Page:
27.
Magic Square Update 
2009. 3 new types of m.s., 1040 order4 ?, How Many ?,
Postage stamp 
28. Magic Square Update2 
2010. A variety of new information and old unique items. 
29. Sparse Magic
Squares 
Some examples of magic squares with some
blank cells. 
Set
of Orders 3, 4, and 5
These three simple magic squares together use the
numbers from 1 to 50.
None of the three is a pure magic square because
none uses consecutive numbers starting at 1.
However, the order 5 square is pandiagonal.
S_{3} = 69, S_{4} = 102, S_{5} = 132 
4 
26 
50 
15 
37 
48 
13 
40 
2 
29 
38 
5 
27 
46 
16 
25 
49 
14 
41 
3 
17 
39 
1 
28 
47 

6 
33 
21 
42 
44 
19 
31 
8 
43 
20 
32 
7 
9 
30 
18 
45 

11 
34 
24 
36 
23 
10 
22 
12 
35 

Orders 3, 5, 7, 9 Inlaid
John R. Hendrick's inlaid magic squares An
order9 magic square with three inlaid magic squares of Orders 3, 5,
and 7. The order3 is rotated 45 degrees and is referred to as a
diamond inlay. Note that the smaller and larger numbers are mixed
throughout the square, not in the outside border as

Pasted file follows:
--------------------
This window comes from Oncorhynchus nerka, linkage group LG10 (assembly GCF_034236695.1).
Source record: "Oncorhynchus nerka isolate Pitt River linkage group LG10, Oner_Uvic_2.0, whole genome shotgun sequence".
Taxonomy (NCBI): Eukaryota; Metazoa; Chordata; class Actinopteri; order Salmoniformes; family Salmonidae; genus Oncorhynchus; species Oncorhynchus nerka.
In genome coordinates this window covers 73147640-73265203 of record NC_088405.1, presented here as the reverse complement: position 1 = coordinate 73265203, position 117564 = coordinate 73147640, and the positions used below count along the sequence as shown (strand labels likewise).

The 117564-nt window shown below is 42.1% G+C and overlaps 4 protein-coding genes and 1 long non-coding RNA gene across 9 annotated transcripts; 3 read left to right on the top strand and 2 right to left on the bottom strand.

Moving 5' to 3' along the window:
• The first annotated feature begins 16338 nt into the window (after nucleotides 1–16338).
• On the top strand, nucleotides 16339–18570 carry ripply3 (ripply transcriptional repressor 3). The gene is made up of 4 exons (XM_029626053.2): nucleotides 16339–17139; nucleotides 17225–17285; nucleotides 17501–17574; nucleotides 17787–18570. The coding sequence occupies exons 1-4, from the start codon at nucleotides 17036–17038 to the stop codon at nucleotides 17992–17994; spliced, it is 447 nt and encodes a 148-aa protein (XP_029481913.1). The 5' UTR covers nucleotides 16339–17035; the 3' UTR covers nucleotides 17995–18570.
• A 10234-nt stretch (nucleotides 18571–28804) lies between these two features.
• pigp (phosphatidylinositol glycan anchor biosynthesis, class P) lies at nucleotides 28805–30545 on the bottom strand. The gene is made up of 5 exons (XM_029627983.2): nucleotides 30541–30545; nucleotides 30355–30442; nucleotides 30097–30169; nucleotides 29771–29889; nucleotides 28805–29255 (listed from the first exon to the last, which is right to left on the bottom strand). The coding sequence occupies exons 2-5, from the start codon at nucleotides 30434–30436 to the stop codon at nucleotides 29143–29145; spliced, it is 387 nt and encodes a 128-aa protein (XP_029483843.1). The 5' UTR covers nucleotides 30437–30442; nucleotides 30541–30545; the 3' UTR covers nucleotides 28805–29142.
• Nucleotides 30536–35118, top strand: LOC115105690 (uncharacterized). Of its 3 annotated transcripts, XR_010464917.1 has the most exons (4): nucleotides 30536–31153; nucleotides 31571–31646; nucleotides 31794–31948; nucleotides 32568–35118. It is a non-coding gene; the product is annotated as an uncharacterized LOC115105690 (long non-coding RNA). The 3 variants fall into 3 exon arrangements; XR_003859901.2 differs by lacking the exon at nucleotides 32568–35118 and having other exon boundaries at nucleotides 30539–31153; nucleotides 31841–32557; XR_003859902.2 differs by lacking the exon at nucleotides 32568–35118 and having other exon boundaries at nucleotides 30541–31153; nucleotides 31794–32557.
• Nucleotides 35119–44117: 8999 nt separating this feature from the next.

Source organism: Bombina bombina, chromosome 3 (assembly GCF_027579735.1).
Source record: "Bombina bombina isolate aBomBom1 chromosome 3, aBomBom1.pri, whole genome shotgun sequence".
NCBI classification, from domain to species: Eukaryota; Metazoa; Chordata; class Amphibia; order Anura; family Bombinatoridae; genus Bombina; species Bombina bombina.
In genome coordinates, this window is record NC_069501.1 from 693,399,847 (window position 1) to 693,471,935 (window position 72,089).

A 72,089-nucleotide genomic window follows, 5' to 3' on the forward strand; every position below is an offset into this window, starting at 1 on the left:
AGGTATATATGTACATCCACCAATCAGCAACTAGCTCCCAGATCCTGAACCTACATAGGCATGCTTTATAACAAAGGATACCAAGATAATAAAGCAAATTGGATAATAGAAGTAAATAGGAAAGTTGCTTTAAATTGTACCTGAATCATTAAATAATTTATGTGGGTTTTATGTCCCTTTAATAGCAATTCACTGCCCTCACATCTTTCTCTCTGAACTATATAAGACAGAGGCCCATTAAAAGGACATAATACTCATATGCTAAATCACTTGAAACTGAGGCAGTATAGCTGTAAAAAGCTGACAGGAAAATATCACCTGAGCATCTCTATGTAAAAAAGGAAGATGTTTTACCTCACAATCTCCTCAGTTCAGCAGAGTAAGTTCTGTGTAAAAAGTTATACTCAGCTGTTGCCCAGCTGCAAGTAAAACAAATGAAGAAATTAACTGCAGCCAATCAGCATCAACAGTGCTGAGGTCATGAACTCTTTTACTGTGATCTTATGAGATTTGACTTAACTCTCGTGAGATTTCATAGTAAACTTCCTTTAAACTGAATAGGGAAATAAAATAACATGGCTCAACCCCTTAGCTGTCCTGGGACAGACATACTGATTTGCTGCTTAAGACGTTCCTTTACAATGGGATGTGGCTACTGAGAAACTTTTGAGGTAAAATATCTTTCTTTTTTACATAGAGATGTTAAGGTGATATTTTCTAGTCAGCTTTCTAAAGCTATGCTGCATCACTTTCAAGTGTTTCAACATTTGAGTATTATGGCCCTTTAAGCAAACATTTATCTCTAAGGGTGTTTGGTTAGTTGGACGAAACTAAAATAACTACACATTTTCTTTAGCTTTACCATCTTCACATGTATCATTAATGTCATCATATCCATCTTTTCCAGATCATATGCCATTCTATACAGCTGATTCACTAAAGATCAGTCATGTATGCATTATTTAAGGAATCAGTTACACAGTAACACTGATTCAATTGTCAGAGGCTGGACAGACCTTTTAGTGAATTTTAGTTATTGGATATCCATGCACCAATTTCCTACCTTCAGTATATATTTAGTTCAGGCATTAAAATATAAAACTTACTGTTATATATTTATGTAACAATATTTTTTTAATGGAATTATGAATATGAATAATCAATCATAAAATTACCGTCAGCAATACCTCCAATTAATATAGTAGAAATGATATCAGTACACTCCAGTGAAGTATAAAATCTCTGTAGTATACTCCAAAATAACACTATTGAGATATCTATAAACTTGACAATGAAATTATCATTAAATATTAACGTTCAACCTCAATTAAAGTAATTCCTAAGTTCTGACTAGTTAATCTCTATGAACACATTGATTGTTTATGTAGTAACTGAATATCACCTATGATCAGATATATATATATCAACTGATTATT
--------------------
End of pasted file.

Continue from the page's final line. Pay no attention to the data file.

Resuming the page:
they would be with a bordered magic square.
These outside rings are called expansion bands to differentiate
them from the borders (of a bordered or concentric magic square),
which have 2n+2 low and high numbers in the border .
S_{3} = 123, S_{5} = 205, S_{7} = 287, S_{9}
= 369.
Numbers used are 1 to 81, so Order9 is a pure magic square.


Order20 with 4 Inlays
I assembled this from a boilerplate design by John
Hendricks. He provides the frame, and four of each of the order7
inlays,
one for each quadrant. It is then simply a matter of deciding which
type of inlay to put in each quadrant.
The order7 (upper right corner) is pandiagonal magic so may be
altered by shifting rows or columns.
The order5 (lower left quadrant) is also pandiagonal magic
The order20, because it contains the consecutive numbers from 1
to 400, is a pure magic square.